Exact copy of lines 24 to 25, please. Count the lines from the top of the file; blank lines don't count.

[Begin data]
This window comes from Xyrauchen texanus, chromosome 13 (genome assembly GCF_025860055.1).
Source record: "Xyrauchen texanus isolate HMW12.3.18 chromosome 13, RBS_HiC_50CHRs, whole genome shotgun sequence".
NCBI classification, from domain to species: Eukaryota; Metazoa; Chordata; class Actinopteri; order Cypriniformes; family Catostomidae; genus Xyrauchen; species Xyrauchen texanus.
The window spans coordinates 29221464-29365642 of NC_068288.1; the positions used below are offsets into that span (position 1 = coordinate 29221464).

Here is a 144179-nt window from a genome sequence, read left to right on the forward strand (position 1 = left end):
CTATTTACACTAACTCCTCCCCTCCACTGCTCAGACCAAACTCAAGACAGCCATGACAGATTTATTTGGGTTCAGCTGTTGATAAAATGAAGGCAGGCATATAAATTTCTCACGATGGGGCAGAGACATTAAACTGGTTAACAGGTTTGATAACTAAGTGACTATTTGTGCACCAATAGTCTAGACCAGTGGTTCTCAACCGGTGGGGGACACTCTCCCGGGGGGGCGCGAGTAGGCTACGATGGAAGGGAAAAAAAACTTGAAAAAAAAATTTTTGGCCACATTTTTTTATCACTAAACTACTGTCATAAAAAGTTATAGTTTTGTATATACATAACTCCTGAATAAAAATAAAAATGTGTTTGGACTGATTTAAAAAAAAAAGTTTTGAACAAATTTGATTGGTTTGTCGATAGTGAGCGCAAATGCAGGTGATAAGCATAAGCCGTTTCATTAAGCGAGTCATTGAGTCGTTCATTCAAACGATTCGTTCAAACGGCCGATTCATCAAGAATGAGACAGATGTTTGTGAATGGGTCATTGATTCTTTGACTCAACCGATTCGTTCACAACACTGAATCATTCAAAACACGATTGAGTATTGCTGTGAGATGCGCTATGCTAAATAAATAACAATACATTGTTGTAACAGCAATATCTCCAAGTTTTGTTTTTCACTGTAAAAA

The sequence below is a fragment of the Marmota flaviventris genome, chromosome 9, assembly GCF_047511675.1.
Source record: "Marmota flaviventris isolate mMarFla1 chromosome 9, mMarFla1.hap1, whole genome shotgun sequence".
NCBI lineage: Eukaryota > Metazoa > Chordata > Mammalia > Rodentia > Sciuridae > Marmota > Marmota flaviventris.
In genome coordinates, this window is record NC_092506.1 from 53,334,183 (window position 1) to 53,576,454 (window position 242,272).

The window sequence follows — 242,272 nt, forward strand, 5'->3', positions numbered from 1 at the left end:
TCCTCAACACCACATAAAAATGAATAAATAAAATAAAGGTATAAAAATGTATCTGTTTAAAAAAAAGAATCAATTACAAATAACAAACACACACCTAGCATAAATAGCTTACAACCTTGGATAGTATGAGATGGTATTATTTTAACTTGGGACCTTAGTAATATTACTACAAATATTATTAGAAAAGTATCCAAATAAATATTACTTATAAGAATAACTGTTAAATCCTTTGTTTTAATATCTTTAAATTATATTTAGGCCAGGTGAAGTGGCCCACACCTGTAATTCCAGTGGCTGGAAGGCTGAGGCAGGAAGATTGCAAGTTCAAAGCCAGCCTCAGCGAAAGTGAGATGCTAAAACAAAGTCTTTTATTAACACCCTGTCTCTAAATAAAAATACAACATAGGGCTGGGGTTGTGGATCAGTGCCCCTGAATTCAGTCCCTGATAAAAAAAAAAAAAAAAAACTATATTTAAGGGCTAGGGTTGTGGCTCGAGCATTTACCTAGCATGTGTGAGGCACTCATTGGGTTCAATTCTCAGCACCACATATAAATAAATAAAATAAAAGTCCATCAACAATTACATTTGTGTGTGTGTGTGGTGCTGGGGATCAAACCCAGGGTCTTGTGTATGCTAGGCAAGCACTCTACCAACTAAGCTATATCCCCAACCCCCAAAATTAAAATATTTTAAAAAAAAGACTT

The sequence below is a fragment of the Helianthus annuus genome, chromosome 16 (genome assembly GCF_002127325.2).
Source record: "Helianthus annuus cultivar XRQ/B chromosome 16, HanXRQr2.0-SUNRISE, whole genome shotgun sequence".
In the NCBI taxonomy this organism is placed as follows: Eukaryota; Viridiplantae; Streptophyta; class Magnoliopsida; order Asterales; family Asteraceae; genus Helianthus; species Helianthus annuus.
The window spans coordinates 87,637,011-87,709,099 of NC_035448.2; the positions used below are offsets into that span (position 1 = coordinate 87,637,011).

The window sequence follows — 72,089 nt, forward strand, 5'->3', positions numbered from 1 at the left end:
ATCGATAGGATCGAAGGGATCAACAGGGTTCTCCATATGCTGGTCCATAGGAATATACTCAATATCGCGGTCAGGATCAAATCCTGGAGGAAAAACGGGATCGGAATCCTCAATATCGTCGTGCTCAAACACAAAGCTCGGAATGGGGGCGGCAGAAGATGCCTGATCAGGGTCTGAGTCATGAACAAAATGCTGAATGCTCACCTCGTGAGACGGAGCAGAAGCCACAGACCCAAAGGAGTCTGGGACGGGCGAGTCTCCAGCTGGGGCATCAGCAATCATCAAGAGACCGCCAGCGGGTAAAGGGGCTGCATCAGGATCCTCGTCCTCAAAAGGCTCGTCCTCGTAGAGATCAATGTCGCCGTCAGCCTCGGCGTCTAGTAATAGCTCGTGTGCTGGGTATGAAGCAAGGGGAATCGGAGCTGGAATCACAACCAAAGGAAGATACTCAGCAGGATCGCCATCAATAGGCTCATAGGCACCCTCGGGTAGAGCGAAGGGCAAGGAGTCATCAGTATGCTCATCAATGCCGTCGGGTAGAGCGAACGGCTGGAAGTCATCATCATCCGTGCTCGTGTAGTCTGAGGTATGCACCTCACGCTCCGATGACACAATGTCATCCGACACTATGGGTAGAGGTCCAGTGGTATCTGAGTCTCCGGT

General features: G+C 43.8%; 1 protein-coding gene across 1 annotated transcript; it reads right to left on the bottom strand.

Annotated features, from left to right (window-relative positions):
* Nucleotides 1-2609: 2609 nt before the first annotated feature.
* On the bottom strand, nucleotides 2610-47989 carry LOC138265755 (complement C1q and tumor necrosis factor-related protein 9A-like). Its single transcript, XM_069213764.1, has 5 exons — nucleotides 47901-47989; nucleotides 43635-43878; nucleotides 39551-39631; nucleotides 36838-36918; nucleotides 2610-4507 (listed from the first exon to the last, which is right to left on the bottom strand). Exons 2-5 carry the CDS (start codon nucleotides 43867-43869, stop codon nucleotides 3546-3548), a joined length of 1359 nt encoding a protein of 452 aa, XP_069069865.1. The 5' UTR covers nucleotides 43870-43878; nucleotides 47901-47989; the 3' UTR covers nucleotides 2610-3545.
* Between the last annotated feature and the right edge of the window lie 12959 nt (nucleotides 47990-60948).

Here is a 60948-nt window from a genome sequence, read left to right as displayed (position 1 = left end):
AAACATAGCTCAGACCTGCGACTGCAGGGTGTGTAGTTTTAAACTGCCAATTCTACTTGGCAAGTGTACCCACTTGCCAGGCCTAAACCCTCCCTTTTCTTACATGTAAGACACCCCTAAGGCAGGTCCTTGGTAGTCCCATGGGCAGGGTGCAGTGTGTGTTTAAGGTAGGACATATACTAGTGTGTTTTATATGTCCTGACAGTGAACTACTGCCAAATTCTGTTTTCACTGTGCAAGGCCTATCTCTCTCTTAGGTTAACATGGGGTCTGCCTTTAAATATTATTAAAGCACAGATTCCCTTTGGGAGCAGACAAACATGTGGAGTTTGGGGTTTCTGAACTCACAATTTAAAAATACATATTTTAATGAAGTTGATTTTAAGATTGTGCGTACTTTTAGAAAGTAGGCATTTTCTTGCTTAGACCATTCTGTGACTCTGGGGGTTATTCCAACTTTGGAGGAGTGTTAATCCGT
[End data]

Here is a 60948-nt window from a genome sequence, read left to right as displayed (position 1 = left end):
AAACATAGCTCAGACCTGCGACTGCAGGGTGTGTAGTTTTAAACTGCCAATTCTACTTGGCAAGTGTACCCACTTGCCAGGCCTAAACCCTCCCTTTTCTTACATGTAAGACACCCCTAAGGCAGGTCCTTGGTAGTCCCATGGGCAGGGTGCAGTGTGTGTTTAAGGTAGGACATATACTAGTGTGTTTTATATGTCCTGACAGTGAACTACTGCCAAATTCTGTTTTCACTGTGCAAGGCCTATCTCTCTCTTAGGTTAACATGGGGTCTGCCTTTAAATATTATTAAAGCACAGATTCCCTTTGGGAGCAGACAAACATGTGGAGTTTGGGGTTTCTGAACTCACAATTTAAAAATACATATTTTAATGAAGTTGATTTTAAGATTGTGCGTACTTTTAGAAAGTAGGCATTTTCTTGCTTAGACCATTCTGTGACTCTGGGGGTTATTCCAACTTTGGAGGAGTGTTAATCCGT